Perhaps all of this could have had more impact had it been compellingly lit, but with no lighting designer even credited, the unimaginative wash and clumsy area lighting effects contributed nothing to the staging. Perhaps the Rococo Theatre has severe technical limitations? Although I did not much enjoy the content of Stefan Butzmühlen’s videos (or even see the need for them) they were in fact very professionally created. Highlighting just one of the movies, screened over ballet music: rowdy clowns have a take-no-prisoners cream pie fight. Yep, Bozo is up there hurling those pastries hither and yon, while the plot stops. Oh, and then two of the film actors force feed a piece of pie to a down-and-out street person crashed on the sidewalk in front of their house.
Emilio Pons as Spartaco
The responsibility for this clutter must be laid at the feet of stage director Michael von zur Mühlen. Apparently borrowing from the titular hero’s slave status, there is a concept at work that decries oppression and slavery (and well, who can disagree with that, hmm?). But Herr v.z. Mühlen is not content to play the opera straight to make his point, but grafts on amplified shrill prose diatribes, made up out of whole cloth, shouted by three extraneous clowns. Part Stephen King’s evil It, part Clarabelle with a wireless mike, part Emmet Kelly in need of a distemper shot, actors Judith Achner, Alisabeth Schlicksupp, and Richard Hoppart strive to be ominous and creepy, but wind up being strident and irrelevant. In addition to these scripted ‘improvements’ to Posile’s opera, we are also subjected to the insertion of the rock recording “Wake Up” by Rage Against the Machine. Oh, and the cast passes the text around a dinner table and reads the lyrics to the finale instead of actually singing the concerted number. There are at least 25 minutes of additional, extra-musical material/scenarios dragging down the show’s considerable musical values.
Mr. Director, sir, there is a fine line between “shock” and “schlock.”
Which leads me to posit the question: If you don’t trust the inherent quality or message of the material, why bother? Why not make up something wholly new? Why subvert someone else’s hard work? This is facile, feckless, free-loading pretense, and it serves neither the talented performers nor the audience, as evidenced by the number of empty seats that only increased after intermission. But… may I return to praising the truly gifted performers?
In the title role, young tenor Emlio Pons revealed a highly appealing lyric voice, good stylistic acumen, and meticulous passage work in the fierier outbursts. His pleasing instrument goes easily above the staff, and he acts affectingly with the voice without ever sacrificing sound technique. On the “short” side of “tall” he nevertheless commands the stage with an easy, natural presence. Even when he is asked to do un-natural or insulting things. Like stand on an upended beer case to raise him above the height of his female co-stars. Or like taking off his clothes for all of Act Two.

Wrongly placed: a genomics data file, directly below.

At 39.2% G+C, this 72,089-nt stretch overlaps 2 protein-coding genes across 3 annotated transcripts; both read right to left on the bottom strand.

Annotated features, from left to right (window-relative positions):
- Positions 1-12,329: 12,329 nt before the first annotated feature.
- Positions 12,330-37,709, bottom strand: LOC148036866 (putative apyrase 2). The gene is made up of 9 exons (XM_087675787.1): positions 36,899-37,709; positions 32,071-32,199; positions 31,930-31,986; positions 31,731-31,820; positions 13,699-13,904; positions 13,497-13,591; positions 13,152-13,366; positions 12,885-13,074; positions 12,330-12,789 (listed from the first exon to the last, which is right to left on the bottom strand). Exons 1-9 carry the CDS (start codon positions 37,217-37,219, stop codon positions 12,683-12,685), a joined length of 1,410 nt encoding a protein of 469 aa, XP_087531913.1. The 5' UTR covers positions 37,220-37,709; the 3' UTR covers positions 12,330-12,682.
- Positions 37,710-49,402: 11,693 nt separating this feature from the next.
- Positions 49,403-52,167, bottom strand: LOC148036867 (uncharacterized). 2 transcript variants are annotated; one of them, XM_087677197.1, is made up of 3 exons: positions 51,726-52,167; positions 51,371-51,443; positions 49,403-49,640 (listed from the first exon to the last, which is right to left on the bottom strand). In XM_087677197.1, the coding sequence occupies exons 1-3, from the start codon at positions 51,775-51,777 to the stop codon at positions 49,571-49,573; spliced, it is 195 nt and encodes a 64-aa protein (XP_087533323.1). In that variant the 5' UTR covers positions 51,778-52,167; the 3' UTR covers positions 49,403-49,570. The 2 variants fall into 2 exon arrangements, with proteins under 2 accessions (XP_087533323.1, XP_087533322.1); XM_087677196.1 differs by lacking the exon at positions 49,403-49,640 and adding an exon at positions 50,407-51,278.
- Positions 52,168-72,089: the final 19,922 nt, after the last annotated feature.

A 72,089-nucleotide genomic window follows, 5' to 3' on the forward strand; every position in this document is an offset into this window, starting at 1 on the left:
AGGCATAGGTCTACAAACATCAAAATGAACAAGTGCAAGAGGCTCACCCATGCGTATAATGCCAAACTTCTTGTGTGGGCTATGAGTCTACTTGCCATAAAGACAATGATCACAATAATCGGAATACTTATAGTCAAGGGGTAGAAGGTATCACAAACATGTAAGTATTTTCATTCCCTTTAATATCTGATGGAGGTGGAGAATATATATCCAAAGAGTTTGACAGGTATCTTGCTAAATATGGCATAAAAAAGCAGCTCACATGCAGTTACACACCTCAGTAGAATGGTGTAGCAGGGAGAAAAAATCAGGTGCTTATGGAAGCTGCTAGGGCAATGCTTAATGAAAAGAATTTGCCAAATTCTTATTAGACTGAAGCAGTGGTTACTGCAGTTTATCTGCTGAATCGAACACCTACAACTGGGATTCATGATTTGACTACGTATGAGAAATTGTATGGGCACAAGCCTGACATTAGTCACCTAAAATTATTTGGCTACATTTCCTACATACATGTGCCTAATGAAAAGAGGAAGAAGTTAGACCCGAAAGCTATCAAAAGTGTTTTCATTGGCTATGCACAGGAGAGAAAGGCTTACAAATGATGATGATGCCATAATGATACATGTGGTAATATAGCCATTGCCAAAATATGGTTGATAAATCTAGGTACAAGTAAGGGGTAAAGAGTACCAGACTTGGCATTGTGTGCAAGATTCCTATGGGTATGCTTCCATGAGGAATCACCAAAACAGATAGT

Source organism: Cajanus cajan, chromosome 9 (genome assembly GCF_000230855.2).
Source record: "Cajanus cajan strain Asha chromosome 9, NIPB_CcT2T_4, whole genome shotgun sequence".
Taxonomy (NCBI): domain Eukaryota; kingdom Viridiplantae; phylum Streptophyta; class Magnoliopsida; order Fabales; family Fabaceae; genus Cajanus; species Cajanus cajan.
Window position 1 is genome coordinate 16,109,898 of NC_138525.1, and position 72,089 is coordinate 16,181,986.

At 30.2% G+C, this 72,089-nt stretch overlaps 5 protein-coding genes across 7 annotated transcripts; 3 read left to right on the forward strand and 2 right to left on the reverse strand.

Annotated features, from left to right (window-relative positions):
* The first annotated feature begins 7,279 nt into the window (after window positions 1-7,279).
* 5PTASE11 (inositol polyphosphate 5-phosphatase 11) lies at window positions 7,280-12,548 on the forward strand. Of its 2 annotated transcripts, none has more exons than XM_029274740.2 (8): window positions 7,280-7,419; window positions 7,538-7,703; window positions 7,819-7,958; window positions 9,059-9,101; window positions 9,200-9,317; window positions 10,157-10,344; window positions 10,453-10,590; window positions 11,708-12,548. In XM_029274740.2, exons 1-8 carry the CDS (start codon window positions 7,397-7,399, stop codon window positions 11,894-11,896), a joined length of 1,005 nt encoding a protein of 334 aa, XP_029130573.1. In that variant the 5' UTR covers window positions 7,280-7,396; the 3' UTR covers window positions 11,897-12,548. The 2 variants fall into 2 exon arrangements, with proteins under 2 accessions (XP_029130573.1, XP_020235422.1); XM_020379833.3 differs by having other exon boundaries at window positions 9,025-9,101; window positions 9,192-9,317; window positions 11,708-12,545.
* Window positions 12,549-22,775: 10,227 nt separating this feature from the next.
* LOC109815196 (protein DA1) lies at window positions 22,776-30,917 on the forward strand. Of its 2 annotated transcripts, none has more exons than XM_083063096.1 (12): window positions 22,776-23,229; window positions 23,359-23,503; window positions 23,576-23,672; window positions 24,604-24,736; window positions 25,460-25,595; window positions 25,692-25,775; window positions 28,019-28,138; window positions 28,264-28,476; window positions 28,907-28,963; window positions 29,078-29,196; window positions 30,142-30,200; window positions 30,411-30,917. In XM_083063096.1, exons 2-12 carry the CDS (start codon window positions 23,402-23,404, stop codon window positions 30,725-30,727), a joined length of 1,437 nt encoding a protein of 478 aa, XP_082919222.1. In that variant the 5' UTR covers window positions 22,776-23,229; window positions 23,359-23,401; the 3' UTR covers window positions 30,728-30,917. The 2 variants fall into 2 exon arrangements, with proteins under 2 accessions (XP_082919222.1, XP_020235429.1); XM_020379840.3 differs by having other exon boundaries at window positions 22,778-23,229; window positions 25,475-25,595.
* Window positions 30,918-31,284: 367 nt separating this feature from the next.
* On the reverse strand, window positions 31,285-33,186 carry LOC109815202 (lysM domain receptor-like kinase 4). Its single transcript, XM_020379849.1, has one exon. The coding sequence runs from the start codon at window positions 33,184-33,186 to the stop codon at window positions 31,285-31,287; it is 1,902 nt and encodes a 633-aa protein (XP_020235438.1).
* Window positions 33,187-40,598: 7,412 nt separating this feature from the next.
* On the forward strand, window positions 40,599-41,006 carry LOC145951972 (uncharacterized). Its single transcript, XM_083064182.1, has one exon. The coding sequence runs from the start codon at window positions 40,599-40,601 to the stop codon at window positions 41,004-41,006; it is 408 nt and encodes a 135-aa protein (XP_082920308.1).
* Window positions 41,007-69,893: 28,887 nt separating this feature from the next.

That’s right, in his first aria at the top of Two, Emilio strips off every stitch of his Home-Made-Fasching-Faux-Centurion gear and plays the entire second act in the altogether like a nudist in search of a camp. Eye candy it decidedly may have been, but can you imagine Domingo submitting to this? (Would you want to???) Adding to the mutual discomfort, Mr. Pons eventually toted on two white plastic buckets and then proceeded to slather his body with…what? Mud? War paint? Godiva chocolate sauce? Eventually, his face was crudely got up like Al Jolson about to address Mr. Interlocutor, and he donned a clown ruff, paper Bart-Simpson-hair-do crown, and furry red overcoat meant to suggest a royal robe. But the dang fur-piece persisted in flapping inelegantly, contributing yet another distracting effect of Penis Peek-a-Boo. I am not sure that an artist this fine has ever been made to be so audaciously displayed.
Camilla de Falleiro was a bewitching stage creature as a love-lorn Gianisbe. This charismatic soprano contributed spot-on singing all night and conquered the high-flying challenges of her multiple arias with aplomb, offering crystal clear tone, beauty of sound, rapid fire coloratura, and warmth of personality. This was top-quality vocalism. Yosemeh Adjei has a very distinctive counter-tenor, his well-schooled treble laced with real bite and snap. He runs the risk of verging on edginess, but this is an exciting instrument. And he is a lively stage creature, filling his scenes with agile activity. He also got to show off his gym bunny torso in a square-off duel with the Popilius of Franz Vitzthum, another exceptional counter-tenor who commands a flexible range, creamy rich tone, and stylish phrasing.
Annika Ritlewski as Vetturia
Annika Ritlewski scored all of Vetturia’s musical points with her ample, womanly soprano, and provided even singing at both extremes of the range. Mariale Lichdi treated us to some bravura moments, and her pleasant timbre and assured technique were surely appreciated. Too bad Ms. Lichdi was hindered by being the director’s “symbol,” or rather two of them, impersonating first Rosa Luxemburg and then (no kidding) Ulrike Meinhof (yes, of the Red Faction Baader-Meinhof Gang). While baritone Sebastian Geyer was indisposed, he animatedly acted the role of Trasone while Lisandro Abadies provided richly detailed singing from the pit.